Andreas Vesalius, 1555
Andreas Vesalius (1514-1564), a name known to medical students and historians of science alike, published De humani corporis fabrica libri septem at age 28. Vesalius took care to ensure everything — paper, type, illustration, and production — was of the highest quality, and as a result his work was so accurate that anatomists used it for 300 years after publication. This revolutionary textbook is famous for full-scale skeletons, and for accurately presenting for the first time details of organs, blood vessels, and nerves designed and placed so as to clarify text. This second edition is more lavish than the first, with the unclothed man in the woodcut title page of the first edition now appearing clothed. The innovative woodblocks, designed by Jan Stephan Kalkar with landscape background had been preserved in the University of Munich but were destroyed in WWII.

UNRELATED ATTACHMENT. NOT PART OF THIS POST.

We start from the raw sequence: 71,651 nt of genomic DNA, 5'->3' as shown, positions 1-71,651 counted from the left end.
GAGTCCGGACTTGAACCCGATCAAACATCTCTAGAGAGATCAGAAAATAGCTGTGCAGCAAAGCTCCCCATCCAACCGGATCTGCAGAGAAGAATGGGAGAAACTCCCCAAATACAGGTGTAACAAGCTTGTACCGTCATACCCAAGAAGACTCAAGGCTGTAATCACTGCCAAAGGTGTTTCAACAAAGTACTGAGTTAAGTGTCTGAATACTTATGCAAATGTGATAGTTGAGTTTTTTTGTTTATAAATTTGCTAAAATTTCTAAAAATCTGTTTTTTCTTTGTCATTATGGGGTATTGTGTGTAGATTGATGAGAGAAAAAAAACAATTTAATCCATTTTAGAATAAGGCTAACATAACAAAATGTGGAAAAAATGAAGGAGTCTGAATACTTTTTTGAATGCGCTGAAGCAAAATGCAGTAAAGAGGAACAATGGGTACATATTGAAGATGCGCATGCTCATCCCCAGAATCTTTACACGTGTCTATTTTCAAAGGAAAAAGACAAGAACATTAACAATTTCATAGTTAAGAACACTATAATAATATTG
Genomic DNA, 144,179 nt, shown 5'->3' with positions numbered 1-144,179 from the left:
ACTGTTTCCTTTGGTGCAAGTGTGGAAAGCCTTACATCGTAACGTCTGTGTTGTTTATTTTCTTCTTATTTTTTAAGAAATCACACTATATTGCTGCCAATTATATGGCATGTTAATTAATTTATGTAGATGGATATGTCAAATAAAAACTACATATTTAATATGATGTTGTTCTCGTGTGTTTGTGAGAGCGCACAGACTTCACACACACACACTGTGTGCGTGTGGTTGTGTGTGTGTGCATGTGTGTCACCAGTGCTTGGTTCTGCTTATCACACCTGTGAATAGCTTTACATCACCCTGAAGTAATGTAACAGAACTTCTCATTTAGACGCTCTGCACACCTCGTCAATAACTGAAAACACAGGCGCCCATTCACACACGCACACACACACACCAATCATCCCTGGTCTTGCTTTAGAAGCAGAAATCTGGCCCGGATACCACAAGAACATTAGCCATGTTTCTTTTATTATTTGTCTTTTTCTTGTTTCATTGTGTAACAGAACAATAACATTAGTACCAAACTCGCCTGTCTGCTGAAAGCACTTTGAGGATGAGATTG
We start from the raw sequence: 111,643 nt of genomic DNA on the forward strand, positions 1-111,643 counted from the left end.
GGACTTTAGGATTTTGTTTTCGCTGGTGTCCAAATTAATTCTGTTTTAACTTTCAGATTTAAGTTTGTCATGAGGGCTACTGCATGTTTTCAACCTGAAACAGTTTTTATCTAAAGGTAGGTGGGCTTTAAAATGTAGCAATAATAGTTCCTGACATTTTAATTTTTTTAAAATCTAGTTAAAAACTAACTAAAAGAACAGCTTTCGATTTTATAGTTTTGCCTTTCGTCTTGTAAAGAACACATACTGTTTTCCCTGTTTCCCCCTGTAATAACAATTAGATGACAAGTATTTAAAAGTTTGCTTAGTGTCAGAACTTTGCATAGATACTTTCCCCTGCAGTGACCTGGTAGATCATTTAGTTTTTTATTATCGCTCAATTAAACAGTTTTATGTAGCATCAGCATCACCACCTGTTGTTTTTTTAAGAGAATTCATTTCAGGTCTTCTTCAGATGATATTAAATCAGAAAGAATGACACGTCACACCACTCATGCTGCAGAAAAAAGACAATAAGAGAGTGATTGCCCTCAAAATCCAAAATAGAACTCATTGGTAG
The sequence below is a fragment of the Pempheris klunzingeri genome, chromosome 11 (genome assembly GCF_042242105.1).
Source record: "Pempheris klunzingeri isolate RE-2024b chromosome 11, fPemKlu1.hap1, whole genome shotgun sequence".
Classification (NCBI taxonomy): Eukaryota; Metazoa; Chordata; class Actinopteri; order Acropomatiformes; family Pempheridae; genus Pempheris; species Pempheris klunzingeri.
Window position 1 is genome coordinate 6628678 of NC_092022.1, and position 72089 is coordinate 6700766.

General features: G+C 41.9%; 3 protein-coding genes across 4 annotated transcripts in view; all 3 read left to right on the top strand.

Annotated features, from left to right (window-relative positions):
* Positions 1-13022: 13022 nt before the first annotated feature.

Modern vellum binding, too tight, has split at front joint and then repaired with vellum inserted between board and spine. Vellum has pulled free of glue and spine is again loose at front joint. Recommendation: stitch vellum closed at split.
Adopted for $400 on January 16, 2014 by the Bay Area History of Medicine Society.